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Modes & Scales   You are logged in as Guest
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Fisch

 

Posts: 32
Joined: May 27 2015
 

Modes & Scales 

I wondered if anyone has a good reference for the different modes used in many of the major palos.

I mean we all know Phrygian but obviously we play many other modes without much reference to knowing the complete scale, (or at least I do.)

I'm looking for something that shows some of the scale patterns used for many of the palos for something I'm working on. I guess you guys would know much better than I where to look, or you probably have it all figured out by now anyways

Cheers
  REPORT THIS POST AS INAPPROPRIATE |  Date Dec. 29 2015 16:11:08
 
Leñador

Posts: 5229
Joined: Jun. 8 2012
From: Los Angeles

RE: Modes & Scales (in reply to Fisch

David Serva has a book called like.....100 picados or something like that. I've got it around here somewhere.....I'll be back.

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\m/
  REPORT THIS POST AS INAPPROPRIATE |  Date Dec. 30 2015 2:30:03
 
chester

Posts: 769
Joined: Oct. 29 2010
 

RE: Modes & Scales (in reply to Fisch

Not flamenco specific but you can look up the major scale in 'three notes per string' fingerings. There are seven positions (modes) - you gotta just sit an memorize them. Run up and down, make up patterns (123, 234, 345, etc), try to make it fun and pay attention to your body and fingers -- am I tensing up? are any fingers having trouble getting somewhere? Practice practice practice...

Sorry kinda went on a rant there.

I'm not aware of flamenco specific fingerings/positions, just good-ol three notes per string with a raised 7th. If there are any I would love to hear about/find out.
  REPORT THIS POST AS INAPPROPRIATE |  Date Dec. 30 2015 4:55:17
 
Fisch

 

Posts: 32
Joined: May 27 2015
 

RE: Modes & Scales (in reply to Fisch

Thanks guys but not really what I'm after....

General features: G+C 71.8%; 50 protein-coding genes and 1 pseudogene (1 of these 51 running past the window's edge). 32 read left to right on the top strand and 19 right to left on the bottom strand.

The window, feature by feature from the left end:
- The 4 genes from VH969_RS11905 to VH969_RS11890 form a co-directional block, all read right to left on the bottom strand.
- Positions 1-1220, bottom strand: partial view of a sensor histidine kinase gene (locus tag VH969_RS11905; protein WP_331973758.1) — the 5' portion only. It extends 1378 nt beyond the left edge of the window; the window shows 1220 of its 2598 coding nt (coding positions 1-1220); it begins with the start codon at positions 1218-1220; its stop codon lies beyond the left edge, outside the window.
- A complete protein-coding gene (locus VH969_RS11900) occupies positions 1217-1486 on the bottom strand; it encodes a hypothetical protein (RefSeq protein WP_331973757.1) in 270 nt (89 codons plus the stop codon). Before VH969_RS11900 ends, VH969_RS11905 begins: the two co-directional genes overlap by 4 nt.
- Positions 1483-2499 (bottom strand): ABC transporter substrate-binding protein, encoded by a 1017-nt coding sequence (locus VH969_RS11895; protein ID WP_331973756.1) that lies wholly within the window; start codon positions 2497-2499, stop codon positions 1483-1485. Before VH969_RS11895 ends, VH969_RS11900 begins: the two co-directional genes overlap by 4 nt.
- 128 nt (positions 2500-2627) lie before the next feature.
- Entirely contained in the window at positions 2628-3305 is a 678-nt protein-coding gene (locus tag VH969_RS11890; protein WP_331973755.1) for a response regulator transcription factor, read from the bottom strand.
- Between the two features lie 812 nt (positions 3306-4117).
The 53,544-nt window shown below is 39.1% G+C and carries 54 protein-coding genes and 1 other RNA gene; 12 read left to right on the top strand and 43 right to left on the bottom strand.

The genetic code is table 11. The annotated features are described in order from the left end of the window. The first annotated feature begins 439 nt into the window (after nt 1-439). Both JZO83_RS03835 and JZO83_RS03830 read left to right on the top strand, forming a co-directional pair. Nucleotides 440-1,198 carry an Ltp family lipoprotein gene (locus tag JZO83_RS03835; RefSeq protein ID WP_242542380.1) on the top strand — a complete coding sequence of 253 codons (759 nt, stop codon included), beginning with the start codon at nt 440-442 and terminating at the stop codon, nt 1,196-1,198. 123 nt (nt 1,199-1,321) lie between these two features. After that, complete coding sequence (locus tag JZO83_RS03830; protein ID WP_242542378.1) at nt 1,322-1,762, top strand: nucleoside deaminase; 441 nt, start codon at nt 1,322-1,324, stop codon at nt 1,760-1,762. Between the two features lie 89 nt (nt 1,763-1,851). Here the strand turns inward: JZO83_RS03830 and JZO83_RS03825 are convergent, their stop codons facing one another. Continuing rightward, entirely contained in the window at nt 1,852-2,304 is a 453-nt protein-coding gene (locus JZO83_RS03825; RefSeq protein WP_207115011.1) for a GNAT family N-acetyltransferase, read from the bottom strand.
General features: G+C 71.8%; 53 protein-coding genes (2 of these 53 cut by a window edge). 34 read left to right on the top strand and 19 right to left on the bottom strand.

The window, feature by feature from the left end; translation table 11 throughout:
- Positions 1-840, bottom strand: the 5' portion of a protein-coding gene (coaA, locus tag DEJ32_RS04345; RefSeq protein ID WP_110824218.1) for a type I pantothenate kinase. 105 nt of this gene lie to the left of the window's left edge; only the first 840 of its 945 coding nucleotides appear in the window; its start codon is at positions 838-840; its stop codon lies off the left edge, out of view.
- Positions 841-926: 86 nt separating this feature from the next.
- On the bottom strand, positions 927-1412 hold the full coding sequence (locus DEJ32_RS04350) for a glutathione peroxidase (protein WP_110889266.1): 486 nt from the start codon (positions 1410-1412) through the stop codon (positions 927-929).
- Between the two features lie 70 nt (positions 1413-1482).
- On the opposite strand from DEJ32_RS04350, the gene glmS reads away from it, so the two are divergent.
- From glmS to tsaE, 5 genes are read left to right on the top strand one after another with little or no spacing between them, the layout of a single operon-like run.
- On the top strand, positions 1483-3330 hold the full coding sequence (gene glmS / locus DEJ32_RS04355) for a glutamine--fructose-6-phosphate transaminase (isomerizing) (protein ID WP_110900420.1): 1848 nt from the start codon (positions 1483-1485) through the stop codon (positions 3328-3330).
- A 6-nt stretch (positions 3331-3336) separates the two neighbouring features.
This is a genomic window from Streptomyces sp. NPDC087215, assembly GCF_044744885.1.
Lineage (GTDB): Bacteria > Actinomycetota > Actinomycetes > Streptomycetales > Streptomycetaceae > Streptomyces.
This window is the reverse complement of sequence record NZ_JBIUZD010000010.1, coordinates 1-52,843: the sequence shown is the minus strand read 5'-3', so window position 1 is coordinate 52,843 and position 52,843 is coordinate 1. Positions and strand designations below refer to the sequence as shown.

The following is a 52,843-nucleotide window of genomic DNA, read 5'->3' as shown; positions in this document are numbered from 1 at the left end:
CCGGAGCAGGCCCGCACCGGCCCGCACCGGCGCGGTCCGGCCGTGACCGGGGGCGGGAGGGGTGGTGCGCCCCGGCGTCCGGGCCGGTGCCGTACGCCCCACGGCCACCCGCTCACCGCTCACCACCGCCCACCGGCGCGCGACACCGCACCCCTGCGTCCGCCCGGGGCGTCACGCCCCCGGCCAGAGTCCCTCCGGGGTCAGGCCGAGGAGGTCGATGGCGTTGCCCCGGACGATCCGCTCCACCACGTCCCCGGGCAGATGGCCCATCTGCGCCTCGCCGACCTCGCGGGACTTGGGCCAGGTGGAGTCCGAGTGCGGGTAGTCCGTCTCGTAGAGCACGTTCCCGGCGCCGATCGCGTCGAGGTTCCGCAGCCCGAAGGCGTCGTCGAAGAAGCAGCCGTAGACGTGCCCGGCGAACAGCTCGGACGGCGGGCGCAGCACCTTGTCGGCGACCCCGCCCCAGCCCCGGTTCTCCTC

For example Alegria standard (E & Bb) is in the key of E major, so for improvisational or composing purposes think in this key. Of course this is the key that most of us are familiar with (along with Phyrigian)

Buleria standard (A, Bb) is C major (without any variations, which of course change things a lot) so again you can move in this mode.

But the question is does anyone have a good place for a reference. Someone suggested me this book "Flamenco's Guitar Guide by David Leiva"

Any others
  REPORT THIS POST AS INAPPROPRIATE |  Date Dec. 30 2015 8:29:39
 
koenie17

Posts: 438
Joined: Feb. 25 2011
From: España

RE: Modes & Scales (in reply to Fisch

quote:

Buleria standard (A, Bb) is C major


The major scale to use in Bulerias por medio(A - Bb) is F major, not C major!!

Dminor, A Phygrian and F major are the same(por medio A - Bb)

Aminor, E Phygrian and C major (por arriba E - F)

If you dont understand this, I suggest you do some research on basic music theory and modes.

A quick one on modes

https://youtu.be/JKbPIGnqt80

Now Jason Mcguire has some really good ones on harmony in flamenco

https://youtu.be/Idsv9M9JUzc (por medio)

https://youtu.be/TdFNqgRYl7E(Alegrías E mayor)

You also mixed things up for Alegrias...

quote:

For example Alegria standard (E & Bb)


Should be E and B7!!!!

This is all very good and can be very helpfull, but I think you should be carefull not to get lost in theory when learning flamenco, especially if you´re learning in Spain like yourself! Most of the guitarplayers over here don´t know theory, so most of the time you´ll get funny looks when you try and discuss this with them.